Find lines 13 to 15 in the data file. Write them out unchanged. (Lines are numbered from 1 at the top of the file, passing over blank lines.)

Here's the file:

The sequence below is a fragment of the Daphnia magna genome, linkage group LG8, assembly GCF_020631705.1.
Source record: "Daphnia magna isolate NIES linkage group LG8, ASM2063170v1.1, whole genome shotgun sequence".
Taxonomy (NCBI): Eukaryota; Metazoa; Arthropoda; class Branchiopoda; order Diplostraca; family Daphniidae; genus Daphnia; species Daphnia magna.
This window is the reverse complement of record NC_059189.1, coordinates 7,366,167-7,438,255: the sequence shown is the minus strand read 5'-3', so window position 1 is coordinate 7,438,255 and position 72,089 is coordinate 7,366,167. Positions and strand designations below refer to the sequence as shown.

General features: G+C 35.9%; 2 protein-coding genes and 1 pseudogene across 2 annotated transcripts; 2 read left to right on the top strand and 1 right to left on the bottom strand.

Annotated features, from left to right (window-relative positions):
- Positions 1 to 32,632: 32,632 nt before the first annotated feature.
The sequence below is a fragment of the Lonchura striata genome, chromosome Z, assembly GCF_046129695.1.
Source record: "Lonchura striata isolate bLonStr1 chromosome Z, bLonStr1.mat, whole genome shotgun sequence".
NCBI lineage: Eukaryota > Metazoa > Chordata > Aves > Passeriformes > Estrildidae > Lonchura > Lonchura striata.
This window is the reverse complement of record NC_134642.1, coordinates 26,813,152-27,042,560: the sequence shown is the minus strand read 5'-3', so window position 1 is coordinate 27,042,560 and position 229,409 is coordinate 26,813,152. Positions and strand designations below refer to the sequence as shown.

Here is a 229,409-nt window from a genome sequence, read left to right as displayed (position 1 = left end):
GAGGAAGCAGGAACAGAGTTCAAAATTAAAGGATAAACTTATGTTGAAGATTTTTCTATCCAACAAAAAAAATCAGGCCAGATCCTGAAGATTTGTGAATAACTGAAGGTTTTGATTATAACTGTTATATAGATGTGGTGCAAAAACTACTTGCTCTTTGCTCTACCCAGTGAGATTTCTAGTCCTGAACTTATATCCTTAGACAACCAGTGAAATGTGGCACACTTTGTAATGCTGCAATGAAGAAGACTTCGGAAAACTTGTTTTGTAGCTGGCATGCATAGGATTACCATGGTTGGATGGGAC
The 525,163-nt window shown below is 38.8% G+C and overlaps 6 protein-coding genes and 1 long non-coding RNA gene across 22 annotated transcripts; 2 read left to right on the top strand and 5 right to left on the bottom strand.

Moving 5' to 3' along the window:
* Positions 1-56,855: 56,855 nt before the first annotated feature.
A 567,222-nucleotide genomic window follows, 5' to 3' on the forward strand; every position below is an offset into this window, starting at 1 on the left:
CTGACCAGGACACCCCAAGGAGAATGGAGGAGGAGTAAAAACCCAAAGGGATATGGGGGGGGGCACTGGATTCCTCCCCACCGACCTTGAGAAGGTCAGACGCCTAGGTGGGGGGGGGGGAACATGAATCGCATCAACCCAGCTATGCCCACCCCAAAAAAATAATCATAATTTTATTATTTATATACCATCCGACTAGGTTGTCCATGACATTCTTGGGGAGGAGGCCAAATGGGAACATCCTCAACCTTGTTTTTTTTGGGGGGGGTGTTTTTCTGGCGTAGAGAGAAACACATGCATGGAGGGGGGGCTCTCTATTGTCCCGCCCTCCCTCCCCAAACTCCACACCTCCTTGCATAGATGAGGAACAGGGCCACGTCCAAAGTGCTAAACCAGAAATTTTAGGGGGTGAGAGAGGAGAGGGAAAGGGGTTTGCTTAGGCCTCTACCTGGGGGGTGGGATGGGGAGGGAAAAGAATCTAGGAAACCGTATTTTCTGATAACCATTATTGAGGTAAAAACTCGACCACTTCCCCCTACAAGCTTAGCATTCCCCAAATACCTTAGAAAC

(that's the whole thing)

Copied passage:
GAGGAAGCAGGAACAGAGTTCAAAATTAAAGGATAAACTTATGTTGAAGATTTTTCTATCCAACAAAAAAAATCAGGCCAGATCCTGAAGATTTGTGAATAACTGAAGGTTTTGATTATAACTGTTATATAGATGTGGTGCAAAAACTACTTGCTCTTTGCTCTACCCAGTGAGATTTCTAGTCCTGAACTTATATCCTTAGACAACCAGTGAAATGTGGCACACTTTGTAATGCTGCAATGAAGAAGACTTCGGAAAACTTGTTTTGTAGCTGGCATGCATAGGATTACCATGGTTGGATGGGAC
The 525,163-nt window shown below is 38.8% G+C and overlaps 6 protein-coding genes and 1 long non-coding RNA gene across 22 annotated transcripts; 2 read left to right on the top strand and 5 right to left on the bottom strand.

Moving 5' to 3' along the window: